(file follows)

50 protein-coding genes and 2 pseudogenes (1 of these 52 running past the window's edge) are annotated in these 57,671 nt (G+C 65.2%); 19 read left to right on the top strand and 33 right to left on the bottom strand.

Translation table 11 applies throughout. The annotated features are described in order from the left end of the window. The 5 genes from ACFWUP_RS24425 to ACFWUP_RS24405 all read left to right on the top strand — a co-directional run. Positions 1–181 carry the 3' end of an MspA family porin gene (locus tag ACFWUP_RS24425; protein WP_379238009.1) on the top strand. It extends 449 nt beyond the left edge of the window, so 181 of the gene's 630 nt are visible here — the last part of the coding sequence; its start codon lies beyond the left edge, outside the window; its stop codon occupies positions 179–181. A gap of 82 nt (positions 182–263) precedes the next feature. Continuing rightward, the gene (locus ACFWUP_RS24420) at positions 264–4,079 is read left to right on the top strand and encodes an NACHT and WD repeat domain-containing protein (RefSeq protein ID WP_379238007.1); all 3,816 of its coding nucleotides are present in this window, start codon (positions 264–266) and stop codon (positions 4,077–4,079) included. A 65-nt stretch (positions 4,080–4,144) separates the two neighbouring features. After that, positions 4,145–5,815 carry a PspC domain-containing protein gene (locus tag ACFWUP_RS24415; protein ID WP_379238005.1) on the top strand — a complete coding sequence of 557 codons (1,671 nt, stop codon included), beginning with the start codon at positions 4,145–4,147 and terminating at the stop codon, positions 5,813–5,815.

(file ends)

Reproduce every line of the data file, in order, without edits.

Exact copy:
50 protein-coding genes and 2 pseudogenes (1 of these 52 running past the window's edge) are annotated in these 57,671 nt (G+C 65.2%); 19 read left to right on the top strand and 33 right to left on the bottom strand.

Translation table 11 applies throughout. The annotated features are described in order from the left end of the window. The 5 genes from ACFWUP_RS24425 to ACFWUP_RS24405 all read left to right on the top strand — a co-directional run. Positions 1–181 carry the 3' end of an MspA family porin gene (locus tag ACFWUP_RS24425; protein WP_379238009.1) on the top strand. It extends 449 nt beyond the left edge of the window, so 181 of the gene's 630 nt are visible here — the last part of the coding sequence; its start codon lies beyond the left edge, outside the window; its stop codon occupies positions 179–181. A gap of 82 nt (positions 182–263) precedes the next feature. Continuing rightward, the gene (locus ACFWUP_RS24420) at positions 264–4,079 is read left to right on the top strand and encodes an NACHT and WD repeat domain-containing protein (RefSeq protein ID WP_379238007.1); all 3,816 of its coding nucleotides are present in this window, start codon (positions 264–266) and stop codon (positions 4,077–4,079) included. A 65-nt stretch (positions 4,080–4,144) separates the two neighbouring features. After that, positions 4,145–5,815 carry a PspC domain-containing protein gene (locus tag ACFWUP_RS24415; protein ID WP_379238005.1) on the top strand — a complete coding sequence of 557 codons (1,671 nt, stop codon included), beginning with the start codon at positions 4,145–4,147 and terminating at the stop codon, positions 5,813–5,815.